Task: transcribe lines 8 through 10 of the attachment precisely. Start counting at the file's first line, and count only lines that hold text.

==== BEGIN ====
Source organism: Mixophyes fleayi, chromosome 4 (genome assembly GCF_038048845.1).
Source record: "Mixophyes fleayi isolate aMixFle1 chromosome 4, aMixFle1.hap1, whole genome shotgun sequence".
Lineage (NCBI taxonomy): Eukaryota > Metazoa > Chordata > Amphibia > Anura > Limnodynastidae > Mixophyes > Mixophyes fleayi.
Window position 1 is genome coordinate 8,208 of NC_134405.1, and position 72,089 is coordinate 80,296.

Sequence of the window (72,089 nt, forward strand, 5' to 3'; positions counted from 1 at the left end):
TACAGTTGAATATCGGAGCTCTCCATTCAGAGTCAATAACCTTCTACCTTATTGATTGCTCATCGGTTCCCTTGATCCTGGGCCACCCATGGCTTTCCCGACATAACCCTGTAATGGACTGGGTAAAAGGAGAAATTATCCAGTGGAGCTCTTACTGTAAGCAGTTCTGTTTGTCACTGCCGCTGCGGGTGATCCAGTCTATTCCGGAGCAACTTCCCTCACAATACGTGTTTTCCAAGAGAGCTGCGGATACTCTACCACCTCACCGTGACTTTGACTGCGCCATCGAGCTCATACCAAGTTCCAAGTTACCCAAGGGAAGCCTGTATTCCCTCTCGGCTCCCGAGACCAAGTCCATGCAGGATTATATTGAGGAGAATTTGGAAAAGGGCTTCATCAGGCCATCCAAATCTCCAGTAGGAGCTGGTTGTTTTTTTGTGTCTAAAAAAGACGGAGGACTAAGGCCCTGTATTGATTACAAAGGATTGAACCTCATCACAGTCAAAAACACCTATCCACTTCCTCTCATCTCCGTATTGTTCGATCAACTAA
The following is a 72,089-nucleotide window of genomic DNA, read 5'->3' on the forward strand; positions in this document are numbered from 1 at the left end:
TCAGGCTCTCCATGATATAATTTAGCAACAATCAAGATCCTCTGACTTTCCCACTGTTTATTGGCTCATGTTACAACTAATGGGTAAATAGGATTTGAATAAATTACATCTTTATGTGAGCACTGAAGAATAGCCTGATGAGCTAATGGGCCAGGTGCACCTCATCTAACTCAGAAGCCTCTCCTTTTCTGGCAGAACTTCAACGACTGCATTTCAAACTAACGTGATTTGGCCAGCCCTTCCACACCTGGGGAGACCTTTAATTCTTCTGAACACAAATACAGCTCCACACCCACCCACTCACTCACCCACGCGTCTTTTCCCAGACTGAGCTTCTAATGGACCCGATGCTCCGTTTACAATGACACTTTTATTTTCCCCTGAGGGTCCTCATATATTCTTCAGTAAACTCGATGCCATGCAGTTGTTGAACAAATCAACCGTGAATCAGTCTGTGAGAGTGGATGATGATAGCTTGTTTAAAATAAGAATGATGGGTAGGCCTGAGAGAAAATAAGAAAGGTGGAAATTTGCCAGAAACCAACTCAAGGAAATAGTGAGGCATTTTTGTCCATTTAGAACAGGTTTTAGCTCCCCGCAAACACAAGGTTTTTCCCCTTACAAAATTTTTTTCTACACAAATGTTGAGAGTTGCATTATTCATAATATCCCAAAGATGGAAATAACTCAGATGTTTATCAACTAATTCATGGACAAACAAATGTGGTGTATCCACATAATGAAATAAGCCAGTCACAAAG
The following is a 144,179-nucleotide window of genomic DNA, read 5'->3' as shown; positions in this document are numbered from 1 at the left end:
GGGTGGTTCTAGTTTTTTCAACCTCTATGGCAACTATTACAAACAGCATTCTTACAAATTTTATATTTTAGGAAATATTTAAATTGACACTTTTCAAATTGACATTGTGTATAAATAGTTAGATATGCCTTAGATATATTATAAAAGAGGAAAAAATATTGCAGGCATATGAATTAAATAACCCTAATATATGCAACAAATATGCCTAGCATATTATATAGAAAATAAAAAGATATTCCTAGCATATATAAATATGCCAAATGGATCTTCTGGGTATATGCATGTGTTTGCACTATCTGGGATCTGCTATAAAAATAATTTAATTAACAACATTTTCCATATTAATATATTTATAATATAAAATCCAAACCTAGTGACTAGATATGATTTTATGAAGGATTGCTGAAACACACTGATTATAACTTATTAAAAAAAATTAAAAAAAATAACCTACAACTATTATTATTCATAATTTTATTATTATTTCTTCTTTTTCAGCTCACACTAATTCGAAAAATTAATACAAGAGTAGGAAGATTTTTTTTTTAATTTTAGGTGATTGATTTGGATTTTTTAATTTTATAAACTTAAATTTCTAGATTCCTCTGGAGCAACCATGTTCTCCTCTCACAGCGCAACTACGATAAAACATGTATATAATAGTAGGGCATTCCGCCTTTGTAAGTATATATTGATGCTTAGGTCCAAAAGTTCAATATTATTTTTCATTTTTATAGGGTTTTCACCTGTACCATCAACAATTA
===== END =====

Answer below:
TCAGGCTCTCCATGATATAATTTAGCAACAATCAAGATCCTCTGACTTTCCCACTGTTTATTGGCTCATGTTACAACTAATGGGTAAATAGGATTTGAATAAATTACATCTTTATGTGAGCACTGAAGAATAGCCTGATGAGCTAATGGGCCAGGTGCACCTCATCTAACTCAGAAGCCTCTCCTTTTCTGGCAGAACTTCAACGACTGCATTTCAAACTAACGTGATTTGGCCAGCCCTTCCACACCTGGGGAGACCTTTAATTCTTCTGAACACAAATACAGCTCCACACCCACCCACTCACTCACCCACGCGTCTTTTCCCAGACTGAGCTTCTAATGGACCCGATGCTCCGTTTACAATGACACTTTTATTTTCCCCTGAGGGTCCTCATATATTCTTCAGTAAACTCGATGCCATGCAGTTGTTGAACAAATCAACCGTGAATCAGTCTGTGAGAGTGGATGATGATAGCTTGTTTAAAATAAGAATGATGGGTAGGCCTGAGAGAAAATAAGAAAGGTGGAAATTTGCCAGAAACCAACTCAAGGAAATAGTGAGGCATTTTTGTCCATTTAGAACAGGTTTTAGCTCCCCGCAAACACAAGGTTTTTCCCCTTACAAAATTTTTTTCTACACAAATGTTGAGAGTTGCATTATTCATAATATCCCAAAGATGGAAATAACTCAGATGTTTATCAACTAATTCATGGACAAACAAATGTGGTGTATCCACATAATGAAATAAGCCAGTCACAAAG
The following is a 144,179-nucleotide window of genomic DNA, read 5'->3' as shown; positions in this document are numbered from 1 at the left end:
GGGTGGTTCTAGTTTTTTCAACCTCTATGGCAACTATTACAAACAGCATTCTTACAAATTTTATATTTTAGGAAATATTTAAATTGACACTTTTCAAATTGACATTGTGTATAAATAGTTAGATATGCCTTAGATATATTATAAAAGAGGAAAAAATATTGCAGGCATATGAATTAAATAACCCTAATATATGCAACAAATATGCCTAGCATATTATATAGAAAATAAAAAGATATTCCTAGCATATATAAATATGCCAAATGGATCTTCTGGGTATATGCATGTGTTTGCACTATCTGGGATCTGCTATAAAAATAATTTAATTAACAACATTTTCCATATTAATATATTTATAATATAAAATCCAAACCTAGTGACTAGATATGATTTTATGAAGGATTGCTGAAACACACTGATTATAACTTATTAAAAAAAATTAAAAAAAATAACCTACAACTATTATTATTCATAATTTTATTATTATTTCTTCTTTTTCAGCTCACACTAATTCGAAAAATTAATACAAGAGTAGGAAGATTTTTTTTTTAATTTTAGGTGATTGATTTGGATTTTTTAATTTTATAAACTTAAATTTCTAGATTCCTCTGGAGCAACCATGTTCTCCTCTCACAGCGCAACTACGATAAAACATGTATATAATAGTAGGGCATTCCGCCTTTGTAAGTATATATTGATGCTTAGGTCCAAAAGTTCAATATTATTTTTCATTTTTATAGGGTTTTCACCTGTACCATCAACAATTA